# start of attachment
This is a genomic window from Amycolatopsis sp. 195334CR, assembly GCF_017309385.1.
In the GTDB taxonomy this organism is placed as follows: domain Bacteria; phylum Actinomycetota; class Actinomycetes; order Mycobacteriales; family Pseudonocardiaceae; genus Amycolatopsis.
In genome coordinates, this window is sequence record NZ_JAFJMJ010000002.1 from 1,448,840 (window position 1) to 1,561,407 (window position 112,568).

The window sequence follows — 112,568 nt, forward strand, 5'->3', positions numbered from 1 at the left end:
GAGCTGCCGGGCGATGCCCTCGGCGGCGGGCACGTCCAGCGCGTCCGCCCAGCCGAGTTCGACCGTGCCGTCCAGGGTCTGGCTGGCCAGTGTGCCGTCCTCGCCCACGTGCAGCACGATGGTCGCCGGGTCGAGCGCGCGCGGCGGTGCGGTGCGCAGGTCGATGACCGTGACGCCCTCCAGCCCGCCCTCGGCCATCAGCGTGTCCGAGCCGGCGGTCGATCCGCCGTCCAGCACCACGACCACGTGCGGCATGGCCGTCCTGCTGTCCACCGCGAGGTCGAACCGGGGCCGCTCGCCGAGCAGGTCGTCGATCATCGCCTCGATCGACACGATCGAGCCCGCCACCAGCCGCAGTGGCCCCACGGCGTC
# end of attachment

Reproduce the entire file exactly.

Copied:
This is a genomic window from Amycolatopsis sp. 195334CR, assembly GCF_017309385.1.
In the GTDB taxonomy this organism is placed as follows: domain Bacteria; phylum Actinomycetota; class Actinomycetes; order Mycobacteriales; family Pseudonocardiaceae; genus Amycolatopsis.
In genome coordinates, this window is sequence record NZ_JAFJMJ010000002.1 from 1,448,840 (window position 1) to 1,561,407 (window position 112,568).

The window sequence follows — 112,568 nt, forward strand, 5'->3', positions numbered from 1 at the left end:
GAGCTGCCGGGCGATGCCCTCGGCGGCGGGCACGTCCAGCGCGTCCGCCCAGCCGAGTTCGACCGTGCCGTCCAGGGTCTGGCTGGCCAGTGTGCCGTCCTCGCCCACGTGCAGCACGATGGTCGCCGGGTCGAGCGCGCGCGGCGGTGCGGTGCGCAGGTCGATGACCGTGACGCCCTCCAGCCCGCCCTCGGCCATCAGCGTGTCCGAGCCGGCGGTCGATCCGCCGTCCAGCACCACGACCACGTGCGGCATGGCCGTCCTGCTGTCCACCGCGAGGTCGAACCGGGGCCGCTCGCCGAGCAGGTCGTCGATCATCGCCTCGATCGACACGATCGAGCCCGCCACCAGCCGCAGTGGCCCCACGGCGTC